Filling the Waldorf void

Venues attract old Waldorf crowds.

Venues attract old Waldorf crowds.

By Bianca Pencz

Last month, the beloved Hastings multi-venue Waldorf Hotel closed to make way for a condo development. Reaction was, unsurprisingly, bad.

Greater Vancouver’s coolest cried bitter tears of disappointment, and called bullshit on the city’s worship of the golden calf through petitions and public rants. Even mini-celebs like Grimes tweeted that Van has, “destroyed nearly ever piece of culture [it] had.”

What’s a Lower Mainland hipster to do? In a place nicknamed No Fun City, the Waldorf was one of the last hangouts available to the anti-Granville crowd.

But, fear not: Certain venues are working to fill the void.

The Cobalt on Main has started hosting “Come Friday” every Friday, with a live show, DJ set and $8 double highballs, all for free cover if you can drag yourself there by 10:30. Notable upcoming bands include Sex With Strangers, BESTiE and James Younger.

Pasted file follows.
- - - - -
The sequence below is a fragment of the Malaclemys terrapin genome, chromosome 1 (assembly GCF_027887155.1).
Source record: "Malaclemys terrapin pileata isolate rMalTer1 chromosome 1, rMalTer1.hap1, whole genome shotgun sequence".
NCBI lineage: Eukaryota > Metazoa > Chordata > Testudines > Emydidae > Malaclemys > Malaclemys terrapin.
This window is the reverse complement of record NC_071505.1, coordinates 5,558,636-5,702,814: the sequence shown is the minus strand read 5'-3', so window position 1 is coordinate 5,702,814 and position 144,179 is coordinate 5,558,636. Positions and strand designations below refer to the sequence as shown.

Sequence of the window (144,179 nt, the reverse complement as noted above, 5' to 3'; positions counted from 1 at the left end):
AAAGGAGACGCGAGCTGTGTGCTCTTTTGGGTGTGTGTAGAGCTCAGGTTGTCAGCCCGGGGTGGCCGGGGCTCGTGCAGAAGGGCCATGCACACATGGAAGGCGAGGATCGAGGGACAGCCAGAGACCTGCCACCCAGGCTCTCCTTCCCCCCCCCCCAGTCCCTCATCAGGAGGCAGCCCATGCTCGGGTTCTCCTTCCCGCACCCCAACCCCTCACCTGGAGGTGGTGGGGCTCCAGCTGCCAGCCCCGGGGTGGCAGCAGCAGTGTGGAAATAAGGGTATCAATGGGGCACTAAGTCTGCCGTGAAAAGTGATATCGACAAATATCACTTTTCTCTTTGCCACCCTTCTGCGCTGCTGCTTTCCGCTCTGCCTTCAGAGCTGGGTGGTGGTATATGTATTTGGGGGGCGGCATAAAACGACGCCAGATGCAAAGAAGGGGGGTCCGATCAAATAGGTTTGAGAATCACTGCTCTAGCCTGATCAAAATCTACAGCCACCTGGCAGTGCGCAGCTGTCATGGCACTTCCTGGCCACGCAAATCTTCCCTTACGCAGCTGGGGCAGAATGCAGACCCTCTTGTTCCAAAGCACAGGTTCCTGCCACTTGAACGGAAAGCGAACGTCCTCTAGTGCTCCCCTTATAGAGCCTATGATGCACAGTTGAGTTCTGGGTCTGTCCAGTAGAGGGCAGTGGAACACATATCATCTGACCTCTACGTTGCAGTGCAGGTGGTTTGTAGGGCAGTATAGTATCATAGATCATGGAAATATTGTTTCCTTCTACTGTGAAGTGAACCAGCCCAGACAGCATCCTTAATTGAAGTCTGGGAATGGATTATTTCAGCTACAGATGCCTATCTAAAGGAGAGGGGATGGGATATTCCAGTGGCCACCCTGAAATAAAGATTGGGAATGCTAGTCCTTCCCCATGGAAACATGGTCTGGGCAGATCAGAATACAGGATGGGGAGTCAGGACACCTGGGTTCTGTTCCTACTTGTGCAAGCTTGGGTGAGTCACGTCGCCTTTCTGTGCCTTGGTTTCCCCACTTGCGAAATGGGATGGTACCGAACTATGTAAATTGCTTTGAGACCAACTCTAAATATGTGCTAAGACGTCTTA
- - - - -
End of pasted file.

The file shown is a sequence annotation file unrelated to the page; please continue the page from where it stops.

Across the street is the Electric Owl, who will also be cutting broke students slack with free live bands every first Wednesday of the month. Dead Ghosts kicked things off for February, and I, for one, wouldn’t have minded paying. In fact, it was so good I kinda wanted to stuff dollar bills in their pants.

If you feel similarly inappropriate urges toward your fave local musicians, many of them will soon be vulnerable and open to the public, DJing with Adam Fink and Jason Corbett at Save On Meats’ “Common Courtesy.”

Every Saturday, bands will stop by the Hastings diner to spin records out of the courtesy of their hearts. Did I mention it’s free too?

Main Street’s Zoo Zhop remains one of the best, but most underappreciated spots in Lotusland to get sticky moshing to acts like Shearing Pinx and The New Values. (Just make sure not to squish James Bond, the resident cat.)

If that still isn’t enough, the Biltmore Cabaret and Rickshaw Theatre are still as worthwhile as ever.

So you see? There’s hope yet. You just have to know where to find it.